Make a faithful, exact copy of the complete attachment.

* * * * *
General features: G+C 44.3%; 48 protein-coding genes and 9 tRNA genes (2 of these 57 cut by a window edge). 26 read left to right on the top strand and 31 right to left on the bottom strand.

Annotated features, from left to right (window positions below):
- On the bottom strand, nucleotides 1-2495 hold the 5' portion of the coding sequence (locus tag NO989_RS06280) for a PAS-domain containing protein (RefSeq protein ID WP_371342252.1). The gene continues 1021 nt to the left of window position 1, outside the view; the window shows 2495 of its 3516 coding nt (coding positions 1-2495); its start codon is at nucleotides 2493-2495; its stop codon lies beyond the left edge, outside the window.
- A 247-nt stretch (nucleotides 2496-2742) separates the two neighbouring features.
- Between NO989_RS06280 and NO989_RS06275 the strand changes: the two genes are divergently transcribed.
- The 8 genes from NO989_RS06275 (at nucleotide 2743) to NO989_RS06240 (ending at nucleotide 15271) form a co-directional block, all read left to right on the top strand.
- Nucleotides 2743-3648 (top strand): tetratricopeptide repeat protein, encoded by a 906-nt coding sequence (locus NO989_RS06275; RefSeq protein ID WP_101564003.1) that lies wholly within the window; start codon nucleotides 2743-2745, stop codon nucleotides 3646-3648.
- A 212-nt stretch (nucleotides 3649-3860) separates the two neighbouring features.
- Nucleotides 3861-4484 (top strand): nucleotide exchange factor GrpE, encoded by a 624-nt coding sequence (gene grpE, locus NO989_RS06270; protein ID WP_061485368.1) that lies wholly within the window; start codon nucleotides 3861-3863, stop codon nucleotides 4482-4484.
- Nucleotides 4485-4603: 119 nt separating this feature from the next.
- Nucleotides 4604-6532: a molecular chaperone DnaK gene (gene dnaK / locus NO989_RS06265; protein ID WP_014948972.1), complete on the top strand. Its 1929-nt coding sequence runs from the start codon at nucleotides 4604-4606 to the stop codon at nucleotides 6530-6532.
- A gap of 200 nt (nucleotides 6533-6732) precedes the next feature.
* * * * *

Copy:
General features: G+C 44.3%; 48 protein-coding genes and 9 tRNA genes (2 of these 57 cut by a window edge). 26 read left to right on the top strand and 31 right to left on the bottom strand.

Annotated features, from left to right (window positions below):
- On the bottom strand, nucleotides 1-2495 hold the 5' portion of the coding sequence (locus tag NO989_RS06280) for a PAS-domain containing protein (RefSeq protein ID WP_371342252.1). The gene continues 1021 nt to the left of window position 1, outside the view; the window shows 2495 of its 3516 coding nt (coding positions 1-2495); its start codon is at nucleotides 2493-2495; its stop codon lies beyond the left edge, outside the window.
- A 247-nt stretch (nucleotides 2496-2742) separates the two neighbouring features.
- Between NO989_RS06280 and NO989_RS06275 the strand changes: the two genes are divergently transcribed.
- The 8 genes from NO989_RS06275 (at nucleotide 2743) to NO989_RS06240 (ending at nucleotide 15271) form a co-directional block, all read left to right on the top strand.
- Nucleotides 2743-3648 (top strand): tetratricopeptide repeat protein, encoded by a 906-nt coding sequence (locus NO989_RS06275; RefSeq protein ID WP_101564003.1) that lies wholly within the window; start codon nucleotides 2743-2745, stop codon nucleotides 3646-3648.
- A 212-nt stretch (nucleotides 3649-3860) separates the two neighbouring features.
- Nucleotides 3861-4484 (top strand): nucleotide exchange factor GrpE, encoded by a 624-nt coding sequence (gene grpE, locus NO989_RS06270; protein ID WP_061485368.1) that lies wholly within the window; start codon nucleotides 3861-3863, stop codon nucleotides 4482-4484.
- Nucleotides 4485-4603: 119 nt separating this feature from the next.
- Nucleotides 4604-6532: a molecular chaperone DnaK gene (gene dnaK / locus NO989_RS06265; protein ID WP_014948972.1), complete on the top strand. Its 1929-nt coding sequence runs from the start codon at nucleotides 4604-4606 to the stop codon at nucleotides 6530-6532.
- A gap of 200 nt (nucleotides 6533-6732) precedes the next feature.